I have been interested in the amount of discussion that is going on in Australia at the moment around the area of Direct Instruction (DI). There have been some amazing success stories in the far north of Australia where schools have been successfully improving the literacy skills of indigenous children. Comparisons are being made with the success of DI in Chicago with Hispanic children.
As I have been reading this media coverage it became apparent to me that much of the methodology that provides the foundation of DI are also the rudiments behind good ESL (English as a Second Language) teaching methodology.
The term Direct Instruction is based on a pedagogy developed by Siegfried Engelmann way back in 1964 in the USA. DI in simple terms is the method of instruction where children are taught according to their present mastery level and skill by skill. In other words children are not put into large classes based on their chronological age but are streamed into levelled classes according to their skills ability. For example a 10 year old child might be in a maths class with 12 year olds and a spelling class with 8 years olds and a reading class with 9 year olds. Here the teacher can concentrate in attending to each child’s learning needs in a structured and homogeneous environment.
The enthusiasts believe that deeper engagement and deeper learning is the direct consequence. But it is when we get to the methodology of DI that things get interesting. In DI the teacher presents information (input) and the child and peers practice the newly learned content and then the teacher corrects as they practice and finally the child and peers perform or present their new knowledge.
Sounds like a CELTA 101 class?? Correct!
So I guess I am saying that perhaps what we are doing in best practice Teacher Training TESOL courses is in fact best practice teaching methodology that goes quite a way back in non TESOL programs.
A similar debate has also been occurring in the UK through the excellent blog site set up by Adrian Underhill and Jim Scrivener: demandhighelt.wordpress.com. These authors are focussing on the potential for deep learning: they question whether the tasks and techniques that we often utilise in the ELT (English Language Training) classroom are ends in themselves? They are not putting themselves out to be anti-communicative approach or anti-dogme or anti-task based learning they are simply posing some rudimentary questions and asking for a greater depth of tangible engagement and learning.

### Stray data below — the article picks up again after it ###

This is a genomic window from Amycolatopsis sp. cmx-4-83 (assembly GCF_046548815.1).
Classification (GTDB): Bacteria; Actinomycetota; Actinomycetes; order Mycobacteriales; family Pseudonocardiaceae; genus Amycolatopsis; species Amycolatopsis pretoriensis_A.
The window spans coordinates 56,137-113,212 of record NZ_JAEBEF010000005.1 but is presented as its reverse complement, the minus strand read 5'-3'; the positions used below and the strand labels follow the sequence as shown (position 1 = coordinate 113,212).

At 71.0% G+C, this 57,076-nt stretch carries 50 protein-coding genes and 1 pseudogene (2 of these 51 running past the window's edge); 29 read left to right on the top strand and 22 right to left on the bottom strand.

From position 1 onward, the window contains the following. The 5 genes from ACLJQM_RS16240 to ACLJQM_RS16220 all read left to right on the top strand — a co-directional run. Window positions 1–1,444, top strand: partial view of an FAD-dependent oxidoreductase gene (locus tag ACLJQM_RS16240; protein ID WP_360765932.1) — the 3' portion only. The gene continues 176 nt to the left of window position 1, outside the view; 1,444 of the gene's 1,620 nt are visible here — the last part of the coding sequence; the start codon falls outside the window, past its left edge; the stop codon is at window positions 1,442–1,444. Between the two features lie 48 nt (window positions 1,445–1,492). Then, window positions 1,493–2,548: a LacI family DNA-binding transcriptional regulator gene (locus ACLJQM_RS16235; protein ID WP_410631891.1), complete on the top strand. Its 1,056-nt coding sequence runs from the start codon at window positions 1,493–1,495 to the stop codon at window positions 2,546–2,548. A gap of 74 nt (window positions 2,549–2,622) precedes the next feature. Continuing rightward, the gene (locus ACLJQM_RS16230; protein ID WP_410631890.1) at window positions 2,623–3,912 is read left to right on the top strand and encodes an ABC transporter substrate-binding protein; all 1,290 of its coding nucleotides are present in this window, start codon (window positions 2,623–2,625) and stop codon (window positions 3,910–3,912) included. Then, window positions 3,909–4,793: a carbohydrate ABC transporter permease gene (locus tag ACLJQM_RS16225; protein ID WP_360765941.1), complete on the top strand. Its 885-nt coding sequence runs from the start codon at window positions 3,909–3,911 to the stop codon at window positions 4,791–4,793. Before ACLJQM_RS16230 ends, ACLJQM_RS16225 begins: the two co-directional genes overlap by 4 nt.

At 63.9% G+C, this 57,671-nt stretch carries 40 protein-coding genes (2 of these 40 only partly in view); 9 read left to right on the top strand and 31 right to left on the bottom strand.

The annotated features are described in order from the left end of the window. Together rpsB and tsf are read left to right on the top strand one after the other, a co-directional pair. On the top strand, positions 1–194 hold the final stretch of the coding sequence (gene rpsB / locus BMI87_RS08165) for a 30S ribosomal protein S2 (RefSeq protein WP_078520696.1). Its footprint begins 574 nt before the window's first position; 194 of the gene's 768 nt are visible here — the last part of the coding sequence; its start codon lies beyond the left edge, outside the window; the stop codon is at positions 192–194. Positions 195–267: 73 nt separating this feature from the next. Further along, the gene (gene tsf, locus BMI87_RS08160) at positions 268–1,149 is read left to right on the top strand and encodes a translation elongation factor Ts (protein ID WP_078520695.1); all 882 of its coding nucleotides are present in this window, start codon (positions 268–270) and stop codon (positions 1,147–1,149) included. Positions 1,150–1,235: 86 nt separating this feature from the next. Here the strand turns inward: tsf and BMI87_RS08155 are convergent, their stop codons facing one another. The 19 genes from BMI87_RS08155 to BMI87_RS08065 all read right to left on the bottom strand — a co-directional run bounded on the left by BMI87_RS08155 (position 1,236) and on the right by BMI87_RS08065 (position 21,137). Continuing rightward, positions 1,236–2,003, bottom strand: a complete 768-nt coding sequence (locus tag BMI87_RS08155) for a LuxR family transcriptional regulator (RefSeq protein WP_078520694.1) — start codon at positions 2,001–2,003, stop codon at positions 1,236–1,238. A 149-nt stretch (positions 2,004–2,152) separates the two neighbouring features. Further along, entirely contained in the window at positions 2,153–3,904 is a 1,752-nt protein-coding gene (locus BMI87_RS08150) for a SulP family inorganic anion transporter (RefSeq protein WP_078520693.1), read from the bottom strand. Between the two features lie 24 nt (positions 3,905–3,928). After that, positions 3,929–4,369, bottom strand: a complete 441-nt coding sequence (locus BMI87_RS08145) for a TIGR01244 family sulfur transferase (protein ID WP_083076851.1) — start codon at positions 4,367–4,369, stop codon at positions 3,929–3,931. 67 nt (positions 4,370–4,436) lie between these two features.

Of course the debate would be that all of this flies in the face of Discovery Learning but I have a feeling that the mighty pendulum might be swinging back somewhat to the teaching of the basics and that in Australia at least we might be starting to express our shock at the poor literacy and numeracy skills with which our children are exiting secondary school.
At Phoenix we are about to welcome another cohort of Arabic speaking students and have found in the past that they have reasonable speaking and listening skills but very low levels of reading and writing skills. This is what prompted me to start thinking about streaming and the methodology that we use to teach these types of clients. Interested to hear other educators thoughts on this topic?
Robynne Walsh is the Principal of Phoenix Academy in Perth, Western Australia. The school who is currently celebrating its 25th anniversary, offers a wide variety of language courses, from General English to Academic pathways and Corporate training. Over the years, the school has also developed its own ITE- Teacher Training Department and recently, Robynne has initiated networking events for senior teachers and trainers.